The amount of tax collected by the Government from fuel duty increased by 24% year-on-year, new figures suggest.

However, the total tax take was still £1.7 billion (6%) down on the £27.6bn collected at the pumps in 2019/2020, prior to the pandemic.

Filling up

Fuel duty receipts in 2020/21 fell to £20.9bn (1% of GDP) due to the significant economic impact of the pandemic. Lockdowns and restrictions on movements witnessed a huge decrease in motor vehicle use.

Last year, HMRC collected £25.9bn (1.1% of GDP) from fuel duty (2021/22).

In the face of spiralling living costs, the Chancellor, Rishi Sunak, announced a 5 pence per litre (ppl) cut in fuel duty. However, ther e accusations that fuel retailers have not fully passed on these price cuts. They are also being accused of failing to react quickly enough to a drop in the wholesale petrol and diesel costs in the last month.

Previously, fuel duty had been frozen at 57.95ppl since 2011.


Annual receipts and receipts as a proportion of GDP since the tax year 2002 to 2003 (Source HMRC).

Bouncing back

The latest fuel duty figures were published alongside the total annual receipts for the past tax year.

HMRC collected £718.2bn in taxes in 2020/21, an increase of 22.9% from the year before.

During the tax year, receipts from Income Tax (IT), Capital Gains Tax (CGT), and National Insurance Contributions (NICs) combined accounted for 56% of the annual receipts.

Helen Morrissey, senior pensions and retirement analyst at Hargreaves Lansdown, said: “HMRC’s tax take is on the rise as the UK emerges from the pandemic with an eye-watering provisional haul of £718.2bn.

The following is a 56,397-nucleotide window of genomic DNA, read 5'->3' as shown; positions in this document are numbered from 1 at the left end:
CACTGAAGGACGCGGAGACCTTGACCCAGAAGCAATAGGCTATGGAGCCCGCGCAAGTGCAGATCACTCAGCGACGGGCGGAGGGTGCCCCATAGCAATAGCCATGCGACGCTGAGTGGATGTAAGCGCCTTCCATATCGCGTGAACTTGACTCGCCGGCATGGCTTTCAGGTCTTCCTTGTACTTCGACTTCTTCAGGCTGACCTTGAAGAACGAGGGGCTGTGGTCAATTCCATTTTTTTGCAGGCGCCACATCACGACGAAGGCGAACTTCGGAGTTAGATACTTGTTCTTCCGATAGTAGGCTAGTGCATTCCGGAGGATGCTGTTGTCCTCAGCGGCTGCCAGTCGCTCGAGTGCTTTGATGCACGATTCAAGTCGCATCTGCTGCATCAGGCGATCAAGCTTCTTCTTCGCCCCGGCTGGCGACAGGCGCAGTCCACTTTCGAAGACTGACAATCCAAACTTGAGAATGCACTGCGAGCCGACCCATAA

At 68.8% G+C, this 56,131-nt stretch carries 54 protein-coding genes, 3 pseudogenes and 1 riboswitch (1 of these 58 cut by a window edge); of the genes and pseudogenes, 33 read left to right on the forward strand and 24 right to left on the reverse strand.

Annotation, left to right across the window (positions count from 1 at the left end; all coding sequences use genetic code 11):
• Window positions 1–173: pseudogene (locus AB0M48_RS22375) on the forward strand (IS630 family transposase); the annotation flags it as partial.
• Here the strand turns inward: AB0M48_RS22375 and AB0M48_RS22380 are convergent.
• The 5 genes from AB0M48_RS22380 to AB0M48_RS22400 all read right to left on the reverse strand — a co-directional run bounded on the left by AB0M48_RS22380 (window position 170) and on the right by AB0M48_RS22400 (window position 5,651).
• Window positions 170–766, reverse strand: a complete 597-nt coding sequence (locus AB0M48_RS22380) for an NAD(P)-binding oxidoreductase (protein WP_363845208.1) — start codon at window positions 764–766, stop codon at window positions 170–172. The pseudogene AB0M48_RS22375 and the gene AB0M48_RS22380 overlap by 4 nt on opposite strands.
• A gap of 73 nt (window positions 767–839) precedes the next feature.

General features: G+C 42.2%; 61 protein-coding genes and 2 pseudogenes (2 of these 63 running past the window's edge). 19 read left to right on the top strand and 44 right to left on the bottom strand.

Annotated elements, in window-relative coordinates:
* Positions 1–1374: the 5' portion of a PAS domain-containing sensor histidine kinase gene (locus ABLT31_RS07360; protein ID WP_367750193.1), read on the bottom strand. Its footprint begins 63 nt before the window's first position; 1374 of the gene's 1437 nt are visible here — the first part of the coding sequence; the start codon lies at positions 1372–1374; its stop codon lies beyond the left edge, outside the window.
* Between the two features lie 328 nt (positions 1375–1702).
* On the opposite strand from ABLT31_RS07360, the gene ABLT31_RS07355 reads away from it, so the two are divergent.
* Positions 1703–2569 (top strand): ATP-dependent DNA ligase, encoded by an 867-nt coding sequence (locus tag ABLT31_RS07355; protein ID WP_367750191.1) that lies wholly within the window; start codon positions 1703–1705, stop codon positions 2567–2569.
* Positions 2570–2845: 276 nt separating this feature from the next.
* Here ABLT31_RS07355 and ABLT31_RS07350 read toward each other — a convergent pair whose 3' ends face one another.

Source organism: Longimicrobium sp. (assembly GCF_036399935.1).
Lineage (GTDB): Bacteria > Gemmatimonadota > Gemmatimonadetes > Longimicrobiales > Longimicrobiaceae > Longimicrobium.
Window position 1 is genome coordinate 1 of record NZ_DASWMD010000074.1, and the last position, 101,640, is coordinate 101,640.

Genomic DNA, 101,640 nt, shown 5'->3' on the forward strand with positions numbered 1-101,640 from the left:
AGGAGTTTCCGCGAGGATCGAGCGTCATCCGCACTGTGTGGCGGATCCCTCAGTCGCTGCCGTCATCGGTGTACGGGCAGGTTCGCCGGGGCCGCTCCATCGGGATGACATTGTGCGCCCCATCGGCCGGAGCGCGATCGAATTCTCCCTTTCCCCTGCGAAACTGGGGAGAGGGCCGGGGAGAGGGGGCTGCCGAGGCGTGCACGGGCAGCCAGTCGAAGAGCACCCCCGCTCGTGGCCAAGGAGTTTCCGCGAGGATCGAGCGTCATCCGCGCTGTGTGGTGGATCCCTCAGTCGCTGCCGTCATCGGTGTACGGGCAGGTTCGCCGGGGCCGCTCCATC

“Income tax and national insurance receipts have continued to surge as the number of people in the workforce increases, while the buoyant house market has seen stamp duty reach an all-time high of £18.6bn.

Uncertain future

However, the financial costs involved in propping up the economy over the pandemic has involved huge borrowing. The need to reduce this debt whilst also facing a post pandemic economic crisis spurred on by the war in Ukraine is causing huge concern at the Treasury.

Morrisey concludes: “As we emerge from the pandemic, we face difficult times ahead as the cost of living starts to bite.

“The property market has thrived in the past year as buyers took advantage of stamp duty holidays to bag themselves a new home.

“But with costs on the rise, it’s uncertain how long the market can sustain this momentum and we could see a quieter year ahead.

“Workers will also be bracing themselves for the 1.25 percentage point rise in national insurance which began in April – a further cost increase impacting already squeezed budgets.”